Lynne Friedli and Robert Stearn – Positive Affect as Coercive Strategy: Conditionality, Activation and the Role of Psychology in UK Government Workfare Programmes

William Viney writes – This is the fifth and final post introducing individual papers from a special issue of Medical Humanities, edited by myself, Felicity Callard, and Angela Woods. A more general overview of the special issue can be found here. In the last contribution to this special issue, Lynne Friedli and Robert Stearn reflect the Read the full article…

Dr. Lynne Friedli – ‘Welfare Reform and the Rise of Psychological Fundamentalism: The Case of Workfare’ (Lecture, Durham, 7th May 2014)

This paper is concerned with growing influence of  psychology  and the role of psycho-policy in formulating and gaining consent for the current regime of welfare reform, notably in the roll out of the Department for Work and Pensions Workfare programme.  What emerges is the construction of a psychological ideal that embodies the norms and values Read the full article…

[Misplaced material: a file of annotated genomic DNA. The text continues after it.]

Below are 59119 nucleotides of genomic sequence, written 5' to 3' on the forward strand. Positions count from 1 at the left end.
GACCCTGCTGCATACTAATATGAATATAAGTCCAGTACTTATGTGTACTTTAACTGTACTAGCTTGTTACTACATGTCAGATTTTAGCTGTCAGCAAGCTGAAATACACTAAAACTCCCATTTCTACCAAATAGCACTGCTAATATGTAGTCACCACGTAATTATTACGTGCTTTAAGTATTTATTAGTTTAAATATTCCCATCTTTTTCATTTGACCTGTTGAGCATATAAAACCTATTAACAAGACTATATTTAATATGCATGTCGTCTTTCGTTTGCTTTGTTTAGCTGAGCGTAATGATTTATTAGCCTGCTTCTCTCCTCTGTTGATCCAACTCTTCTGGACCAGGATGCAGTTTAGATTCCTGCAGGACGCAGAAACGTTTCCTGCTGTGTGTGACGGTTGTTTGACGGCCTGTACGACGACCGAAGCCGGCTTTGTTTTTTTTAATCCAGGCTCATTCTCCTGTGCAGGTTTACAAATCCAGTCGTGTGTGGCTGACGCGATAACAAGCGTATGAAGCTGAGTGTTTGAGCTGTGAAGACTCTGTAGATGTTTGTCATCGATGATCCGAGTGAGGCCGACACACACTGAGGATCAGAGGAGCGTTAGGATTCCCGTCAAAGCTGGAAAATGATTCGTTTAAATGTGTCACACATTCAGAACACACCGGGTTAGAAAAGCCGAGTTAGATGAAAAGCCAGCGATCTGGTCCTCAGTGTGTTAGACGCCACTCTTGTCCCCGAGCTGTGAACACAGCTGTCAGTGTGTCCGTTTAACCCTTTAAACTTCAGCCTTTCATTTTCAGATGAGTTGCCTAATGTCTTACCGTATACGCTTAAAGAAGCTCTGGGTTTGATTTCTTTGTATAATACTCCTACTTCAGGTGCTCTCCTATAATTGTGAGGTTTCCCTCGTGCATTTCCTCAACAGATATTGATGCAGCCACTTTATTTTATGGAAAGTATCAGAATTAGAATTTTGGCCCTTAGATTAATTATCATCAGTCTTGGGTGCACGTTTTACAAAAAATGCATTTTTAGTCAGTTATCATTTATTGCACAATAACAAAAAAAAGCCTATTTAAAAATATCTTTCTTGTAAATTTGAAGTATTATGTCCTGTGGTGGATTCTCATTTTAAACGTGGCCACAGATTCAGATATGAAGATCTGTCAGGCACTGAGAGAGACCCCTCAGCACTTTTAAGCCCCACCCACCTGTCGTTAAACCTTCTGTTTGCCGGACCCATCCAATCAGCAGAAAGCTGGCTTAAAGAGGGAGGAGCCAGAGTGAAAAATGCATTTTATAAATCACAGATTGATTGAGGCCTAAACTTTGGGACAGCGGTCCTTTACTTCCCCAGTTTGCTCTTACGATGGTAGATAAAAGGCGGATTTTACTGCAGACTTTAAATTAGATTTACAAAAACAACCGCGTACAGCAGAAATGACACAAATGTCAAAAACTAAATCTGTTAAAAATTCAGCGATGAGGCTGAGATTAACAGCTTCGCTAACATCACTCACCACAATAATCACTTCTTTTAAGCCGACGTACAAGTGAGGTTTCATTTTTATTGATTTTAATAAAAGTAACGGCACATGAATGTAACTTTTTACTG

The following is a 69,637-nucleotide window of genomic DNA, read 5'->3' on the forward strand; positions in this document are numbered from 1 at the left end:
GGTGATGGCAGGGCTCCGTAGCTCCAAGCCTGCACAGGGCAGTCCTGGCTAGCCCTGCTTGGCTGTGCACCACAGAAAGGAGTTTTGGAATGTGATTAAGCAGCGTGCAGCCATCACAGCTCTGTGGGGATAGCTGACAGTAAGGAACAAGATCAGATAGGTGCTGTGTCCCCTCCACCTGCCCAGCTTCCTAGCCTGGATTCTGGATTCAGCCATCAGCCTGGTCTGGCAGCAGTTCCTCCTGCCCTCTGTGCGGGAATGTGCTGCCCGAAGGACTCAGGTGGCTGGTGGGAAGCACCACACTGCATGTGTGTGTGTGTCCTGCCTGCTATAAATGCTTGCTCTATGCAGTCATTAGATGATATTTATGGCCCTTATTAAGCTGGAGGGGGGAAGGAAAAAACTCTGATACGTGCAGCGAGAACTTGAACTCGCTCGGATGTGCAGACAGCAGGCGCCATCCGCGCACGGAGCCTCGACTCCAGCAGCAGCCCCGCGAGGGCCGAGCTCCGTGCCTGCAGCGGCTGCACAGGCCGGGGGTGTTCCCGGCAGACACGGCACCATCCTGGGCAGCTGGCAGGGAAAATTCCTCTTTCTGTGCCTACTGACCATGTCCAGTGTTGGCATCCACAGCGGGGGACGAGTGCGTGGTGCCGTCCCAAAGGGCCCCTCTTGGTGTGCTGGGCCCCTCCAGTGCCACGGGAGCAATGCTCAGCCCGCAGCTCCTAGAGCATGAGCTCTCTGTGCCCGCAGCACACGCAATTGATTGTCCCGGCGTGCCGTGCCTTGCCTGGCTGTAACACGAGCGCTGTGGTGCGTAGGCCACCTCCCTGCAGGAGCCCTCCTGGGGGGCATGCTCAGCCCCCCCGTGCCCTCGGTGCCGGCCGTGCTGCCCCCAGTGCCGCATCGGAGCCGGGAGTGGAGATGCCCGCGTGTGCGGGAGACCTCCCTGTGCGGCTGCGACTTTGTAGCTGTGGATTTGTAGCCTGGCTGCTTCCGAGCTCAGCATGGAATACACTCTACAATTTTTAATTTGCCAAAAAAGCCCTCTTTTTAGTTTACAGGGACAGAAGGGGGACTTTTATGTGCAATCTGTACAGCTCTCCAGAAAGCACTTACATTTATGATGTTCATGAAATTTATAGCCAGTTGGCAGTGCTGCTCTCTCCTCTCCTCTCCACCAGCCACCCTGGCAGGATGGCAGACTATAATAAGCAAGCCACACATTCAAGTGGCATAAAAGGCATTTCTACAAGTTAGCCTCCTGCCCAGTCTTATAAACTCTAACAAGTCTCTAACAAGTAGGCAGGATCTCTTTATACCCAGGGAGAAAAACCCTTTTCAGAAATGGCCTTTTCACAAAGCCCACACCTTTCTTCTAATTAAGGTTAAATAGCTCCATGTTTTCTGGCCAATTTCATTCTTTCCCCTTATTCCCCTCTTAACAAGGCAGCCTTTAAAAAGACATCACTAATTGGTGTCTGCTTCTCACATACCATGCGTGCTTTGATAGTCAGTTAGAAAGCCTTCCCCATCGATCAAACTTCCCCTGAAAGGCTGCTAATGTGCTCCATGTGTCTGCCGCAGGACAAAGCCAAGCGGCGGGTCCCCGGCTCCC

Whistle While You Work (For Nothing): Positive Affect as Coercive Strategy – The Case of Workfare

In this post, Lynne Friedli and Robert Stearn look at the role of  psychological coercion, notably through the imposition of positive affect,  in UK Government workfare programmes. There has been little or no debate about the recruitment of psychology/psychologists into monitoring,  modifying and/or punishing  people who claim social security benefits. This silence raises important ethical questions, Read the full article…